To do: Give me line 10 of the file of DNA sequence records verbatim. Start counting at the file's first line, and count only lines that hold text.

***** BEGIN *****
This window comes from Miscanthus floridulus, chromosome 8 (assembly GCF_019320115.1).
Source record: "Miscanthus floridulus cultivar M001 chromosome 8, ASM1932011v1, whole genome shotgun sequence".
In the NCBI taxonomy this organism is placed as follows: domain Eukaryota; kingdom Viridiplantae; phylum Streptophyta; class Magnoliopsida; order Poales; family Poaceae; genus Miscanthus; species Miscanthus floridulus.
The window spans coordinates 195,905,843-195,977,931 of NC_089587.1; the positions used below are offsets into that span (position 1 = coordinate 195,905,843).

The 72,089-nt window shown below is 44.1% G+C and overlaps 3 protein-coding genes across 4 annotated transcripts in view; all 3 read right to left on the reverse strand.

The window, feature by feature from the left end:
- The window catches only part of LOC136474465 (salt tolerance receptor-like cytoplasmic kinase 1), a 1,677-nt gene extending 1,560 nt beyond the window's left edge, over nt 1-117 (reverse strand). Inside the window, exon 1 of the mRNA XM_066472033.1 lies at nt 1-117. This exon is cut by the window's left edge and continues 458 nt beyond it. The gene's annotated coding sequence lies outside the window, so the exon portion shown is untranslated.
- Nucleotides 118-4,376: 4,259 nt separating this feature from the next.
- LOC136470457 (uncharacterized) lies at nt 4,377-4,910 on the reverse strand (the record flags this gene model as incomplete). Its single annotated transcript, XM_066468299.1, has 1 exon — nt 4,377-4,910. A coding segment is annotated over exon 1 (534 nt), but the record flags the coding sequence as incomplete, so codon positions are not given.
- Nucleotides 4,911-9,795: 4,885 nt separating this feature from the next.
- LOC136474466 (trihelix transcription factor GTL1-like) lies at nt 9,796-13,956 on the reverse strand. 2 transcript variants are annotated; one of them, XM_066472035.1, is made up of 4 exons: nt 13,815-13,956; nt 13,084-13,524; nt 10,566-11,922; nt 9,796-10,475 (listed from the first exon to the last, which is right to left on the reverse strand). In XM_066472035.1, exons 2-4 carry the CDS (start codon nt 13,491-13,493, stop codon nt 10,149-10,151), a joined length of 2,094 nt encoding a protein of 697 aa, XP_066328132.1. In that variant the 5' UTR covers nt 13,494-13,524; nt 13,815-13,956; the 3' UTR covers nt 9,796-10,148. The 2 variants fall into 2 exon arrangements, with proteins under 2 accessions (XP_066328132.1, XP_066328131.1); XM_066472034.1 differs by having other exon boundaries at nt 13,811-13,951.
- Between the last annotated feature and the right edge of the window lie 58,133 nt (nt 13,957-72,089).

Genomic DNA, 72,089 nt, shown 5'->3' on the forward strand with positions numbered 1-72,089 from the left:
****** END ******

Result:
- Nucleotides 4,911-9,795: 4,885 nt separating this feature from the next.